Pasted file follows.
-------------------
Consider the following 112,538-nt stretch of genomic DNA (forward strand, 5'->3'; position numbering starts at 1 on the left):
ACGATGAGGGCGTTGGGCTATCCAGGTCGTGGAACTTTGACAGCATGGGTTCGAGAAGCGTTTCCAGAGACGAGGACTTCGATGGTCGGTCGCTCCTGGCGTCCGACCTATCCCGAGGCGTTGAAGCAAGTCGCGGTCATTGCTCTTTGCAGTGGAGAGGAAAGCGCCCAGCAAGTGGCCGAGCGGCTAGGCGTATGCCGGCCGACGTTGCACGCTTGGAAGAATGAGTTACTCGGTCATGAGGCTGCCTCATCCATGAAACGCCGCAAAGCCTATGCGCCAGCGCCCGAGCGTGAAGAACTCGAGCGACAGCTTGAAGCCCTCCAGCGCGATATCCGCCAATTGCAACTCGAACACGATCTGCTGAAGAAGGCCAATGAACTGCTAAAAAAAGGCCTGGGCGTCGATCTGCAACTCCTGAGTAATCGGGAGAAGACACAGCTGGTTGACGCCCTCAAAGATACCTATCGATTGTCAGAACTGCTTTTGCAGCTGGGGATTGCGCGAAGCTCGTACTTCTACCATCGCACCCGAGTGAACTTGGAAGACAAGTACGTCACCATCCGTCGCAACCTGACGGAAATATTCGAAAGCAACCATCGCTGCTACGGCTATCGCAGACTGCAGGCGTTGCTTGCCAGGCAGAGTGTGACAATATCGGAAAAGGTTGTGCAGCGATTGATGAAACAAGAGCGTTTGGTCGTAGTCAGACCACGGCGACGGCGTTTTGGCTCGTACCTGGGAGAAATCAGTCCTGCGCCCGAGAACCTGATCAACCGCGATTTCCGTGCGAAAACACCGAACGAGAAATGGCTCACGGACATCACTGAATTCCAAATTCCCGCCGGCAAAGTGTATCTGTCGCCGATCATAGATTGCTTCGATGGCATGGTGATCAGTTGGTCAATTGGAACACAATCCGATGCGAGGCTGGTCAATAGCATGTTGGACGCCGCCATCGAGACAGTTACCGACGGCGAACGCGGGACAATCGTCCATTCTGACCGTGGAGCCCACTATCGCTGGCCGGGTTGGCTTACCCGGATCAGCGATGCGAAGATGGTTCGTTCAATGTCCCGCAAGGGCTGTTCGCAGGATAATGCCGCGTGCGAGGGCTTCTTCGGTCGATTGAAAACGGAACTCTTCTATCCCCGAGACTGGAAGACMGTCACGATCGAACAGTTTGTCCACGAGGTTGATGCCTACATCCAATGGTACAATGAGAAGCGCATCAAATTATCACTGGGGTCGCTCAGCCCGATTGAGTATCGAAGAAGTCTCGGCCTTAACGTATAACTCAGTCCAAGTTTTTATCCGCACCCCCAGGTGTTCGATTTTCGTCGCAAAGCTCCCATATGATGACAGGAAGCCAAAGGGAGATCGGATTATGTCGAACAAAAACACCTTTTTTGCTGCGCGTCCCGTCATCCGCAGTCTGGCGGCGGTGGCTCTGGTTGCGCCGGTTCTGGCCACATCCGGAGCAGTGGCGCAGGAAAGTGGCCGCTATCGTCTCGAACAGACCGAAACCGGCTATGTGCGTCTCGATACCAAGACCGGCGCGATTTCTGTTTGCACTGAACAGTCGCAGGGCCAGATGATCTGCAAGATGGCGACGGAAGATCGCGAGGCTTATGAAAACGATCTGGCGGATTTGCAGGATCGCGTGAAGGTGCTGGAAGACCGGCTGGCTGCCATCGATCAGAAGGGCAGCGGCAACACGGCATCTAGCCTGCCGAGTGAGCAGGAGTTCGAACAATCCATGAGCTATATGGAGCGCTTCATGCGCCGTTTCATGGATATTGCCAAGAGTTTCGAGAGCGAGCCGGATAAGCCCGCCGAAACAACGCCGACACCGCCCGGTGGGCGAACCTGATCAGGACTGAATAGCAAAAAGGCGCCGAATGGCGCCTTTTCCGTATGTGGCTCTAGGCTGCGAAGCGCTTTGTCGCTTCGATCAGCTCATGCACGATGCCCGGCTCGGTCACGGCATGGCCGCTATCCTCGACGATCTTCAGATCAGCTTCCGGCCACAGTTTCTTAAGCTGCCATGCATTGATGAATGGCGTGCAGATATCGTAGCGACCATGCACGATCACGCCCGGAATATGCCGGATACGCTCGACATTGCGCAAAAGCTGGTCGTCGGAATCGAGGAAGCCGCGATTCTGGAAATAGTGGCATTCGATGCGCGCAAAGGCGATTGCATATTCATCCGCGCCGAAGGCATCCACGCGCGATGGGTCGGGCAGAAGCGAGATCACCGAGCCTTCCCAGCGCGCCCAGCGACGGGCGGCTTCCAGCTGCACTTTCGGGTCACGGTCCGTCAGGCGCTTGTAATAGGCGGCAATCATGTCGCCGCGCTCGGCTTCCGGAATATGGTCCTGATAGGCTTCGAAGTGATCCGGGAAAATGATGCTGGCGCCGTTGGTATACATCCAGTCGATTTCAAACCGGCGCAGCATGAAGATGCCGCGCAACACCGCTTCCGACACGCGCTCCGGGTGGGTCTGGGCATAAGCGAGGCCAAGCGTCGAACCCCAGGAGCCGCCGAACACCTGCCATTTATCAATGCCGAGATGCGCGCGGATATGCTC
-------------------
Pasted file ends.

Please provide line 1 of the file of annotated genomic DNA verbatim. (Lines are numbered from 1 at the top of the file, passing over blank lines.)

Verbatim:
Consider the following 112,538-nt stretch of genomic DNA (forward strand, 5'->3'; position numbering starts at 1 on the left):